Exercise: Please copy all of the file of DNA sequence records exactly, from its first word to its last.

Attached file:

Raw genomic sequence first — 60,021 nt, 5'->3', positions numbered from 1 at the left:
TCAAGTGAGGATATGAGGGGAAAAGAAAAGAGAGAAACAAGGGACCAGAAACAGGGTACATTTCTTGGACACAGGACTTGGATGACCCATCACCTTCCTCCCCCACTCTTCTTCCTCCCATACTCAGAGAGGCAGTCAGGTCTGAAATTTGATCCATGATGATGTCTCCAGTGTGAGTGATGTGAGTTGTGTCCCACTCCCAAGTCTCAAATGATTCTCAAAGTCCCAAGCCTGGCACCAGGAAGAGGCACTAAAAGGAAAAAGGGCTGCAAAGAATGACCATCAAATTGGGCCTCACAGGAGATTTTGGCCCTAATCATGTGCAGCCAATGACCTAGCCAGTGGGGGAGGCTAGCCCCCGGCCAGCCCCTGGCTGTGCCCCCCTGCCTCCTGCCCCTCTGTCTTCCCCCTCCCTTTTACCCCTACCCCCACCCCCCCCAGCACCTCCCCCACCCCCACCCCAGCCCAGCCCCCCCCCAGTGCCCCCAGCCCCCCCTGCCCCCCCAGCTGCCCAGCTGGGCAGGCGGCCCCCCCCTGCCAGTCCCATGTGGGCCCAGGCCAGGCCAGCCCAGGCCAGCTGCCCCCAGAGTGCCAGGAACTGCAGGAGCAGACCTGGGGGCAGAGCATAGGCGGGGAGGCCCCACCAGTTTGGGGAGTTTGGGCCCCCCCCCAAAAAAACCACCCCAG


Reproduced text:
Raw genomic sequence first — 60,021 nt, 5'->3', positions numbered from 1 at the left:
TCAAGTGAGGATATGAGGGGAAAAGAAAAGAGAGAAACAAGGGACCAGAAACAGGGTACATTTCTTGGACACAGGACTTGGATGACCCATCACCTTCCTCCCCCACTCTTCTTCCTCCCATACTCAGAGAGGCAGTCAGGTCTGAAATTTGATCCATGATGATGTCTCCAGTGTGAGTGATGTGAGTTGTGTCCCACTCCCAAGTCTCAAATGATTCTCAAAGTCCCAAGCCTGGCACCAGGAAGAGGCACTAAAAGGAAAAAGGGCTGCAAAGAATGACCATCAAATTGGGCCTCACAGGAGATTTTGGCCCTAATCATGTGCAGCCAATGACCTAGCCAGTGGGGGAGGCTAGCCCCCGGCCAGCCCCTGGCTGTGCCCCCCTGCCTCCTGCCCCTCTGTCTTCCCCCTCCCTTTTACCCCTACCCCCACCCCCCCCAGCACCTCCCCCACCCCCACCCCAGCCCAGCCCCCCCCCAGTGCCCCCAGCCCCCCCTGCCCCCCCAGCTGCCCAGCTGGGCAGGCGGCCCCCCCCTGCCAGTCCCATGTGGGCCCAGGCCAGGCCAGCCCAGGCCAGCTGCCCCCAGAGTGCCAGGAACTGCAGGAGCAGACCTGGGGGCAGAGCATAGGCGGGGAGGCCCCACCAGTTTGGGGAGTTTGGGCCCCCCCCCAAAAAAACCACCCCAG